Chef David Parry

54
January/February 2011 by Robert Johnson

One of the difficulties of being a great chef is trying to find the right balance of flavors and textures. An extra pinch of salt can make or break a dish. Chef David Parry, newly appointed Executive Chef and Vice President of Operations at Billy’s at the Beach, is not only working on the right balance of flavors in Billy’s menu, but he is also trying to find the right balance of the old and the new. Billy’s is a-changing, but do not fret, true-blue fans of Billy’s, Chef Parry is striving to polish this Newport Beach icon and get it back up on the mantle of premier food and beverage destinations in the Orange County area.

As one may expect with a change in ownership and Executive Chef, emotions are running high at Billy’s at the Beach. Everyone is very excited about the possibilities which Billy’s holds. It is in a great location and already has a faithful following. Now, the new owner, Kimberly Jones, is working to re-establish some aspects of Billy’s. A few highlights here and a few changes there will make Billy’s the star once again. One of the changes the new owners felt was necessary was to bring in long-time friend and professional chef, David Parry, from Australia. Since his arrival, Chef Parry has been busy coordinating small changes and upgrades while striving to maintain the integrity that Billy’s patrons have come to expect and admire.

Chef David attended culinary school in Australia. To hear him speak of his training is like listening to a graduate of a military academy reminisce of old times. Regular college class work was combined with culinary education and then followed by an apprenticeship. As soon as his education was complete, Chef Parry went to Europe where he worked in some of the most prestigious kitchens on the continent. Most celebrity chefs would be jealous to hear of his resume and travels.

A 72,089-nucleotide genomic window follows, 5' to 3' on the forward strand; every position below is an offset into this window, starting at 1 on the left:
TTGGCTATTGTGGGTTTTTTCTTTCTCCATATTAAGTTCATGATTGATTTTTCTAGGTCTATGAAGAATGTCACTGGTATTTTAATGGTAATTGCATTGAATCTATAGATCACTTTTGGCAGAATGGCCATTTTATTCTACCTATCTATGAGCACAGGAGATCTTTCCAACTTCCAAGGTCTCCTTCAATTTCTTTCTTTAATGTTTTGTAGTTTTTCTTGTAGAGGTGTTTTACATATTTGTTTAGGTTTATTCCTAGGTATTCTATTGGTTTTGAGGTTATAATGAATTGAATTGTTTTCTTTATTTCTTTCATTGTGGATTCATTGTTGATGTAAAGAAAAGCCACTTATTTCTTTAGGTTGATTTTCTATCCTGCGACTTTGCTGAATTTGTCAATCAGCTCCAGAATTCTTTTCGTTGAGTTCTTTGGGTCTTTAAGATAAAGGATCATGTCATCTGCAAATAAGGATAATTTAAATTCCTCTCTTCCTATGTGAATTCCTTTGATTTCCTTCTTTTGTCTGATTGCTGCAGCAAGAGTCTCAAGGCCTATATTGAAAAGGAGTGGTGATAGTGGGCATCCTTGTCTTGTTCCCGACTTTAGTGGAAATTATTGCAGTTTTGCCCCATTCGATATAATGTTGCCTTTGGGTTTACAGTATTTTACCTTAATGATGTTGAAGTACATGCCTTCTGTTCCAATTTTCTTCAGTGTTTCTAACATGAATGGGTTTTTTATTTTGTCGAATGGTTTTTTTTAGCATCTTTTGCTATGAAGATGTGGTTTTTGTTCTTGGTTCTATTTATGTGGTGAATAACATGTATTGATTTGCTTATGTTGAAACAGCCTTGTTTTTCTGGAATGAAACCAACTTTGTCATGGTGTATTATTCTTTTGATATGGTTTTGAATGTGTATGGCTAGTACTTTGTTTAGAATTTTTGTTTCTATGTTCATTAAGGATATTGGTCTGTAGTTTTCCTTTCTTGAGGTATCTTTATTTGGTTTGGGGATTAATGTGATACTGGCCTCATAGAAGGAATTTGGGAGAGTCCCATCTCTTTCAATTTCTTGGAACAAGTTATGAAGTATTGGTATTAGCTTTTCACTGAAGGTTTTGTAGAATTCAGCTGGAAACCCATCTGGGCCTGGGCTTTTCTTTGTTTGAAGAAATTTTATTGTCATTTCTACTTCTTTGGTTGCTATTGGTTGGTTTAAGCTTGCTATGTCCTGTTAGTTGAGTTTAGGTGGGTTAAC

While in Europe, Chef Parry met up with fellow Australian chefs and began opening restaurants. Through one of these friends, David discovered the possibilities of becoming a personal chef. He made a couple of contacts within the industry and was placed in the employ of some very prestigious families. He has worked for both European royalty and American celebrities. His work in the culinary industry has allowed him to travel the world a few times over with his wife and family.

David’s wife, Tonya, and oldest child are no strangers to Orange County. David and his wife lived in Huntington Beach some years ago and their first child was born there. Tonya is working with him in the restaurant and runs the front of the house while he commands the back. Family is important to David. He feels that cooking is not an individual effort; it requires the dedication of a family. He tries to run his business with a family type atmosphere. He says that on any given day at work he could assume the roles of both a big brother and a father figure to his employees.